Ann Cooper McCauley

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Honeycomb and the Secrets of Connection

Though I may write in my home office, a solitary space, I need connections with real people, especially other believers and other writers. Have you noticed it’s difficult to find time for both? Like you, I’m busy as a bee most days, but the internet and social media have afforded new ways for me to establish associations in my life.

Honeybees model this in an expert way. When bees are building the six sided perimeters of each partition to form the honeycomb, they work individually and sequentially. You would think they’d conduct their work one bee at a time, but honeybees work in unison to achieve their purposes.

The waxen labyrinths of the honeycomb are hexagonal in shape, each cell supporting another, making for one of nature’s strongest structures. Under pressure? Honeycomb is not easily crushed.

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In Luke 24: 42 Jesus appears to his disciples in His resurrected body. Five things transpire to prove He is who He says.

  1. He shows them His hands and feet.
  2. He declares He is Himself.
  3. He asks them to touch Him.
  4. They think He’s a ghost, but He tells them he has flesh and bones.
  5. And, when none of these seem enough to convince them, Jesus asks them for food. They give Him fish and honeycomb, and He eats.

Curious by nature, I wonder if this is coincidental. True. Fish and honey, are common foods that would have been available to the disciples.  But what if there’s more meaning behind the partaking of these particular foods?

Could the friends of Jesus have been inspired to remember the miracle of the loaves and fishes? How Jesus multiplied them? Is He now reinforcing who He is to them? Not only is He the One who creates abundance, but the One who’d energize them to fish for men and create disciples.

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So why does the Word here say honeycomb and not honey? True, the honeycomb is a receptacle for holding the honey around a campfire, but could it mean more? Couldn’t the honeycomb be symbolic of how the disciples would work and function together to fulfill their commission and deliver the sweetness of the Word to the people? The early church, a strong and unified structure, like the honeycomb, is often found hidden in the cleft of the Rock. Time has never deleted or crushed our Christian faith. We remain.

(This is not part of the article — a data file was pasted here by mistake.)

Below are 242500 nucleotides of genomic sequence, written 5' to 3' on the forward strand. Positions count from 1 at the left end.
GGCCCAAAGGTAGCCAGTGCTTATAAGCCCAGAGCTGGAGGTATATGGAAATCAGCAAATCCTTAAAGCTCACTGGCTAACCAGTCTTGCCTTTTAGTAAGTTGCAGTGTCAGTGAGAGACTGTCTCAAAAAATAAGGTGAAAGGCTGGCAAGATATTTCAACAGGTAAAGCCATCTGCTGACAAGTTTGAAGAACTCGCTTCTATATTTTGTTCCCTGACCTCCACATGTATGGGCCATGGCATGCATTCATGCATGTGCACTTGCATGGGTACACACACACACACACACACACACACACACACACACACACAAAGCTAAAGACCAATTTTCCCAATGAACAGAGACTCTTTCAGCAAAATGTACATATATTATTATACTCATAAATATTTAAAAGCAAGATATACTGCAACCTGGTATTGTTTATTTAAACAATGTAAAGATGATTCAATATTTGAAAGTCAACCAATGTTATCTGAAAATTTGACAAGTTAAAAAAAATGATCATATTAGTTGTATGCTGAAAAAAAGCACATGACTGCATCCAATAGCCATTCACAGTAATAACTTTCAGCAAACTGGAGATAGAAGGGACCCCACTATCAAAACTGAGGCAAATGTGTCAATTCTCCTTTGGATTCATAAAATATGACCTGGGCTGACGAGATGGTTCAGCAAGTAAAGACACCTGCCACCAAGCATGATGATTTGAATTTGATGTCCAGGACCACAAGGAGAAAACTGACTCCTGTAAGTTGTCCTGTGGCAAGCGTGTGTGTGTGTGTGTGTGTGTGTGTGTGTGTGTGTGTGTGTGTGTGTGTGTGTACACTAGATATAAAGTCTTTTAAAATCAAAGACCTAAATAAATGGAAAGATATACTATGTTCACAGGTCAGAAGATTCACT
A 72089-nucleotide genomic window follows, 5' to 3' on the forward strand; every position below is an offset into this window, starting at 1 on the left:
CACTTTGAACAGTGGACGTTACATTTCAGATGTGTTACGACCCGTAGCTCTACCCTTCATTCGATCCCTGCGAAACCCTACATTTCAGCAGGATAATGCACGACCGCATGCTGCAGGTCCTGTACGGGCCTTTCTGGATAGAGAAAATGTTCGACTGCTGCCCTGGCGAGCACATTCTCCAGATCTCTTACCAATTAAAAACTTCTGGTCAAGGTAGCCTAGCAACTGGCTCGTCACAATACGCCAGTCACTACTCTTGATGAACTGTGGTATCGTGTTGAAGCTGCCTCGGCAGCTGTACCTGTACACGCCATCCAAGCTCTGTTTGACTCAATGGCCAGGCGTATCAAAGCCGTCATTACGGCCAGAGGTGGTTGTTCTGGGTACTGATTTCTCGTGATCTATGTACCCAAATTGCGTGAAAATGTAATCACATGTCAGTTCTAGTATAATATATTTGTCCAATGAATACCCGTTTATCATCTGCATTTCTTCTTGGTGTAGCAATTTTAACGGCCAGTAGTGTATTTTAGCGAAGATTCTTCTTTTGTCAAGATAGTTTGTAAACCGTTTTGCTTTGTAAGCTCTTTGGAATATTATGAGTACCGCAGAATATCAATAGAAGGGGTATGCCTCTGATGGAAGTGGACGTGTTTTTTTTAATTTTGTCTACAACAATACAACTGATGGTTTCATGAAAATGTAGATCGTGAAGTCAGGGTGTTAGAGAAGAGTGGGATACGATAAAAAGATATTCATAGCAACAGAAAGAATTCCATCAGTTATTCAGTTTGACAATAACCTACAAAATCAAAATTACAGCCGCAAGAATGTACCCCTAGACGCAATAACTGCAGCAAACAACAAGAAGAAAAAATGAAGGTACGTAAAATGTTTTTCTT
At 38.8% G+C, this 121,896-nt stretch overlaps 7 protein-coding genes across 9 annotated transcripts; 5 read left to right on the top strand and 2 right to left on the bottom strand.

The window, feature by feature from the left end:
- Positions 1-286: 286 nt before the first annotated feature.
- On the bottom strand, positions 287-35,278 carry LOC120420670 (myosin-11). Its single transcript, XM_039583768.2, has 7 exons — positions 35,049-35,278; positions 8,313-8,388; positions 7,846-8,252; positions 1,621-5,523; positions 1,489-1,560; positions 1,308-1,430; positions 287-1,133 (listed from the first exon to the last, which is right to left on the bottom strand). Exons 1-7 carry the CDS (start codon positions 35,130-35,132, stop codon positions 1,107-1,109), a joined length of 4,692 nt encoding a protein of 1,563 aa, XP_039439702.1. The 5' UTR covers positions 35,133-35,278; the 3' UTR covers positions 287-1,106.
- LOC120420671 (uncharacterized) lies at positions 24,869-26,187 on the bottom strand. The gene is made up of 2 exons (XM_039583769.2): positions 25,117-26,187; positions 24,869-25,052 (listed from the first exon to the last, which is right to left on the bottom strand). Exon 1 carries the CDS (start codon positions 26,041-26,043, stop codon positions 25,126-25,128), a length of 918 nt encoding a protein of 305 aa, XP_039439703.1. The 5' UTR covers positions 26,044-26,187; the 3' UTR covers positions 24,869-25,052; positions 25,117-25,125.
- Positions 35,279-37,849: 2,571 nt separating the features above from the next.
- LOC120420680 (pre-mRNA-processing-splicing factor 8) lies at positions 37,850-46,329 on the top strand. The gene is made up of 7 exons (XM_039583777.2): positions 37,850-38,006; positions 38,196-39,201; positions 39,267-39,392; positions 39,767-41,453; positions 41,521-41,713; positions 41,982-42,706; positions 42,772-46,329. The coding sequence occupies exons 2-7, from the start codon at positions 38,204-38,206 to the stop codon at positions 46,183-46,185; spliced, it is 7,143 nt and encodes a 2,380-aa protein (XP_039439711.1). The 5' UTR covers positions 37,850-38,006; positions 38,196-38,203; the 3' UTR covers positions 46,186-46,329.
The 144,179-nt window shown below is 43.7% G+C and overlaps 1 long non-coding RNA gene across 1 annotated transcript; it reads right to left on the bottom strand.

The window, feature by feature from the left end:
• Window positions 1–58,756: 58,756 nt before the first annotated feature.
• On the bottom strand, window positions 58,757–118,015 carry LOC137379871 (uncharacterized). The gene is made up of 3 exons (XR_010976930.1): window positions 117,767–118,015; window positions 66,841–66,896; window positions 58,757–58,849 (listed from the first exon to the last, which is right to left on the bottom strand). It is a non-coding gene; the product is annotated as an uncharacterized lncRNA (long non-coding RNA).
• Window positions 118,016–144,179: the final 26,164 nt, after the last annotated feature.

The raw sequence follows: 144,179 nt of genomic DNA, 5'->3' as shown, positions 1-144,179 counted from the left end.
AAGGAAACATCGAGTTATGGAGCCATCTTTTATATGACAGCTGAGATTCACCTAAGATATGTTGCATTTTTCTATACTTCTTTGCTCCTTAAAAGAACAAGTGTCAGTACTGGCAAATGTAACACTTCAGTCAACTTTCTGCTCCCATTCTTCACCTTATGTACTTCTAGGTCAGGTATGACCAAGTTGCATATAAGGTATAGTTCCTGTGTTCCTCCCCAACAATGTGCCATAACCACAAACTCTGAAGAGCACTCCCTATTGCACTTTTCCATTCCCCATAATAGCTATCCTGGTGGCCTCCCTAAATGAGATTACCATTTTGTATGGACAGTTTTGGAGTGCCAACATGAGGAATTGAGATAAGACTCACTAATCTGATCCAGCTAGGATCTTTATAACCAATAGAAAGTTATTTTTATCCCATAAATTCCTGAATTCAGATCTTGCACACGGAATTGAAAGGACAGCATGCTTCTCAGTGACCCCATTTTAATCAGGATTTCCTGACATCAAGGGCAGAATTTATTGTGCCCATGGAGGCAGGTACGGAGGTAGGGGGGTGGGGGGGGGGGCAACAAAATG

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We may not know the answers to these questions until heaven. Still, right after Jesus ate, He opened their understanding and gave them a measure of the Holy Spirit so they’d understand the power of their witness, then He told them the Promise of the Father would come.

They caught a glimpse of believers networking together to transform their world. Not only is honey created inside the walls of the honeycomb, but the eggs are laid in the labyrinths of the comb. Eggs—symbolic of new birth and transformative life.

Believers and inspirational writers, do we need each other? I think the activity inside the honeycomb holds the answer, don’t you?

6 Comments
  • Sally Chambers on April 10, 2015

    Ann, you’ve pried open my mind to new things with this post! I love how you’ve delved into the details of the honeycomb and shown so much of its symbolism. We do need each other and the fresh look at Jesus’ love and compassion and teaching.

    • Ann Cooper McCauley on April 10, 2015

      Sally, you help me so much! Thank you, thank you for your consideration and support. I really seek the Lord about what I blog, and it is discouraging sometimes when I don’t think people read or appreciate them. Love you, sister.

  • Robert Simes on April 10, 2015

    Having spent so much time alone, at home, caring for my wife, I feel as if I’ve lost touch with so many people in the community, the church, and my life. But, today I received a supportive phone call from an old friend. That and your writing have made me realize that connections are not lost. They are still there, waiting to bolster and support you in times of trial. I agree with you about the social media being there to offer words of wisdom, jokes and news stories passed on by friends, keeps us in connection with one another. Thanks for your bolstering.

    • Ann Cooper McCauley on April 10, 2015

      Thank you, Bob, for letting me know my words are not in vain. I am so glad it helped in some small way. I have never endured a long illness with a loved one, and I cannot imagine how difficult. I will remember you in my prayers for sure.

  • Dawn Rogers on April 21, 2015

    Ann
    You always inspire me and lead me like a sister deeper into Him. Ive noticed as we grow older and in times of sickness it often feels we do not have that connection with the body of Christ as we once did. I know He is always there for us. The Holy spirit comforting us too. But the love inside the body of Christ is so important to us. Thank you for this post.

    • Ann Cooper McCauley on April 22, 2015

      My life would have been so empty had God not brought us together years ago. Do you know we’ve never met?!! I don’t need to meet you face to face anymore. I know you so well, I don’t need to. Love you.

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